Vice President Leni Robredo said the Philippines will not be able to stop the crippling coronavirus pandemic if President Rodrigo Duterte’s government will just wait for a vaccine.
Robredo made the statement as she laid out a comprehensive list of suggestions on how the government can improve on its fight against COVID-19 on Wednesday, July 29, just two days after Duterte drew flak for the absence of a COVID-19 pandemic masterplan in his fifth State of the Nation Address (SONA).
“Hindi mapipigil ang pandemya kung basta mag-aabang na lang tayo ng bakuna. Kailangang maampat ang pagkalat nito sa lalong madaling panahon,” the Vice President said in a video posted on her Facebook page.
(The pandemic won’t be stopped by just waiting for a vaccine. We need to stop its spread as soon as possible.)
Duterte revealed during his SONA that he had pleaded to China to “prioritize” the Philippines when it develops a COVID-19 vaccine. (READ: Why Duterte shouldn’t just wait for a vaccine from China)
In his almost two-hour speech, Duterte failed to lay out a clear plan to stem the surge of COVID-19 infections and instead launched fresh tirades against oligarchs.
In contrast, Robredo was able to determine lapses in different aspects of the government’s COVID-19 response and provide concrete ways to fix them – all under 22 minutes.
Much of the Vice President’s proposals are rooted in her consultations with public health experts, doctors, economists, frontliners, and sectors heavily affected by the pandemic, like drivers and locally stranded individuals.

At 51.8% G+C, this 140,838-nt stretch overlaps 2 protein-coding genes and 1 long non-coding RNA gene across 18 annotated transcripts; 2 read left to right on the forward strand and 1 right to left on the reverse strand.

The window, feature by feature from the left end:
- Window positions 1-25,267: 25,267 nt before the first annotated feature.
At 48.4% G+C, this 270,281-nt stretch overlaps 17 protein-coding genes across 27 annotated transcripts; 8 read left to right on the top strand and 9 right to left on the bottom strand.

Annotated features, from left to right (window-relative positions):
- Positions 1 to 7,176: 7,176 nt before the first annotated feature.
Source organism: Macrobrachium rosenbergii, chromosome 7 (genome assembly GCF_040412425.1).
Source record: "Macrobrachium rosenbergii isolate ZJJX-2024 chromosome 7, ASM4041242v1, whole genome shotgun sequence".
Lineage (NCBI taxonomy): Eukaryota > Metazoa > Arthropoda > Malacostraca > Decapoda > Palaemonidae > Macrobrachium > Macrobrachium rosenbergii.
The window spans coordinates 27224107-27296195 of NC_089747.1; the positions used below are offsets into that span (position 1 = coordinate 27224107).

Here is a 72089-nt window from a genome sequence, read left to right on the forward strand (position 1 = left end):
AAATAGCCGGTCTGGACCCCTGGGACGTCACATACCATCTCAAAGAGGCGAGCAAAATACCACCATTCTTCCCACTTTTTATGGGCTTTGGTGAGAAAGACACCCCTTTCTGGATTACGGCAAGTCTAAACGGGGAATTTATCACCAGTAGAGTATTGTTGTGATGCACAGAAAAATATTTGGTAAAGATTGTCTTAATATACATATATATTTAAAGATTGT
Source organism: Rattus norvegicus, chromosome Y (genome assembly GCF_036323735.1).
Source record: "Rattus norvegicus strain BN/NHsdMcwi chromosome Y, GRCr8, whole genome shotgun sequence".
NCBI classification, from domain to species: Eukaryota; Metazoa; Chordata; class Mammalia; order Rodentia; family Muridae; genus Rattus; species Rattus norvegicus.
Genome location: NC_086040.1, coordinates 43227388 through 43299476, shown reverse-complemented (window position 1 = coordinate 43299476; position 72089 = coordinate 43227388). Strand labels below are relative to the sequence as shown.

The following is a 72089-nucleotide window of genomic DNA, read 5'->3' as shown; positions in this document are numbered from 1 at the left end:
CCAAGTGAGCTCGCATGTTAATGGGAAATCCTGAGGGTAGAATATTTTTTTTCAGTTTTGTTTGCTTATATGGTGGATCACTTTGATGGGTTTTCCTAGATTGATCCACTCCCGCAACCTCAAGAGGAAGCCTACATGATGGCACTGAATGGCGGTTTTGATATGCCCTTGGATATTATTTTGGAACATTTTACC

‘Everything begins with data’
The Vice President reiterated how crucial accurate data is in the next steps the Duterte administration will take in fighting an enemy as formidable as COVID-19.
“Nagsisimula ang lahat sa tamang datos, na pundasyon ng tamang desisyon. Mula dito, matutukoy ang kung sino at aling mga lugar ang dapat tutukan pagdating sa mass testing, contact tracing, at suporta sa mga komunidad at ospital,” Robredo said.
(Everything begins with data, which is the foundation of sound decisions. From here, we can then determine who and what are the places that we need to focus on for mass testing, contact tracing, and support for communities and hospitals.)
“Kung magiging tama ang tugon sa aspekto ng health care, mako-control ang community transmission, magiging mas mabilis, ligtas, at strategic ang pagbubukas ng ekonomiya, maiiwasan ang pagkawala ng trabaho, at hindi na dadami pa ang dadanas ng kahirapan,” she added.
(If we respond well in the aspect of health care, then we can control community transmission, make the reopening of the economy faster, safer, and more strategic, and we can avoid job losses and a scenario wherein people are further sinking into poverty.)